Two Decades of Too Little

Stock Photo: Most potholes originate from the freezing and thawing of roads during the winter.

Within the city limits of Sault Ste. Marie, there are roughly 1,200 road sections that must be maintained, with a capital transportation budget of approximately $4.5 million per year.
Surprisingly, this number has remained constant for the past two decades, despite the fact that roads continue to deteriorate due to an underfunded construction budget.

As city staff work to finalize provincially mandated asset management updates of city roads and maintenance requirements, the attention has turned to other northern municipality’s investments.

Capital road spending data was requested from Sudbury, Timmins, Thunder Bay and North Bay in December of 2021. City officials created an in-depth report comparing capital reconstruction and resurfacing expenditures using this data as a standard of current practices and spending throughout the north.

To help frame the data and offer the essential context for comparison, this research included metrics relating to road length, total lane kilometres, surface type, relative lengths of arterials, collectors and local roads.

In a report to Council last evening, Carl Rumiel, Director of Engineering, submitted an in-depth analysis survey with a recommendation to receive for information. Focusing on three main ratios: lane-meters per capita, dollars spent on roads per capita and dollars spent on roads per lane-km, comparing data from one municipality to another is difficult as not all variables are consistent between different locales.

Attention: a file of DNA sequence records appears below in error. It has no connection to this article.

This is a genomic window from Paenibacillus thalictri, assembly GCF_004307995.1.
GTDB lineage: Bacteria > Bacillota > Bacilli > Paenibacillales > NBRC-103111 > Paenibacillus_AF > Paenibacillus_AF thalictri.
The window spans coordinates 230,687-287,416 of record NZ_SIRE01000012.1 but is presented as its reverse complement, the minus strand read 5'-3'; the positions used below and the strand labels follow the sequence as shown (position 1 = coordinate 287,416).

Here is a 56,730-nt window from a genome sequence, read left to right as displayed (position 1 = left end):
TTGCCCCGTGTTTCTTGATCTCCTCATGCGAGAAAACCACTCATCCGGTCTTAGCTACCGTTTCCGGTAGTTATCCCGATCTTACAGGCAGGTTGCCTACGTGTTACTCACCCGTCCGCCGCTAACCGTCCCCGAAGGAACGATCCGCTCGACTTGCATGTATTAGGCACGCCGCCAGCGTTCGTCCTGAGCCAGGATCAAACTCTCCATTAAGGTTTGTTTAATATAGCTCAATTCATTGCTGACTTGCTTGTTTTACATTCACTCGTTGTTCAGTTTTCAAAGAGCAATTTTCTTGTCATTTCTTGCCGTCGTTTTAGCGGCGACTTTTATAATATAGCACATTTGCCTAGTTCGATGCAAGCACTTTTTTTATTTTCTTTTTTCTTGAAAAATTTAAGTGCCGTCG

For example, due to soil characteristics, some municipalities may be more successful in obtaining outside grant financing for new road building, or road deterioration may be greater from one geographic region to another.

The varied cost of materials and labour is another element that could produce discrepancies between towns. Because northern communities are geographically isolated, the cost of asphalt in one location may be higher than in another due to trucking of supplies from larger cities. Municipalities located closer to southern Ontario are likely to be able to resurface/reconstruct more lane-kilometres per dollar spent than those located further away.

The report itself carries no immediate financial implications, however there is a direct link from capital spending on roads to the City of Sault Ste. Marie’s corporate strategic plan.

SaultOnline will be following this story closely and providing updates as received.



  1. Let me guess. The report will say that we spend too much money on our roads and that all the money should be spent on a downtown plaza instead!

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